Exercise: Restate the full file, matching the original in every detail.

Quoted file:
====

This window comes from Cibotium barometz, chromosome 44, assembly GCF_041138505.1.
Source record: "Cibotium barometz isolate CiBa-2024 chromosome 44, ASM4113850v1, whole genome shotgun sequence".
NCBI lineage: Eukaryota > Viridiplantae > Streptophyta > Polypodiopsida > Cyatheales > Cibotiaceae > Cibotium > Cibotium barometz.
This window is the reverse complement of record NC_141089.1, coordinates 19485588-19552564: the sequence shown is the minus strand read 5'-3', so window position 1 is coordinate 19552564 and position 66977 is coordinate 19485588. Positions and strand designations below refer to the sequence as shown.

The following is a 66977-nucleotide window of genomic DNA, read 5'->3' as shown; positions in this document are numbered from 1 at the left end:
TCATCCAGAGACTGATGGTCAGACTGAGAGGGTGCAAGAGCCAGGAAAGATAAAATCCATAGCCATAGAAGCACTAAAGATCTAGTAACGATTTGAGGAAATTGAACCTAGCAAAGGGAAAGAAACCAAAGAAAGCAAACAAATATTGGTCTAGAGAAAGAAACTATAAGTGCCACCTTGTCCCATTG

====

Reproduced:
This window comes from Cibotium barometz, chromosome 44, assembly GCF_041138505.1.
Source record: "Cibotium barometz isolate CiBa-2024 chromosome 44, ASM4113850v1, whole genome shotgun sequence".
NCBI lineage: Eukaryota > Viridiplantae > Streptophyta > Polypodiopsida > Cyatheales > Cibotiaceae > Cibotium > Cibotium barometz.
This window is the reverse complement of record NC_141089.1, coordinates 19485588-19552564: the sequence shown is the minus strand read 5'-3', so window position 1 is coordinate 19552564 and position 66977 is coordinate 19485588. Positions and strand designations below refer to the sequence as shown.

The following is a 66977-nucleotide window of genomic DNA, read 5'->3' as shown; positions in this document are numbered from 1 at the left end:
TCATCCAGAGACTGATGGTCAGACTGAGAGGGTGCAAGAGCCAGGAAAGATAAAATCCATAGCCATAGAAGCACTAAAGATCTAGTAACGATTTGAGGAAATTGAACCTAGCAAAGGGAAAGAAACCAAAGAAAGCAAACAAATATTGGTCTAGAGAAAGAAACTATAAGTGCCACCTTGTCCCATTG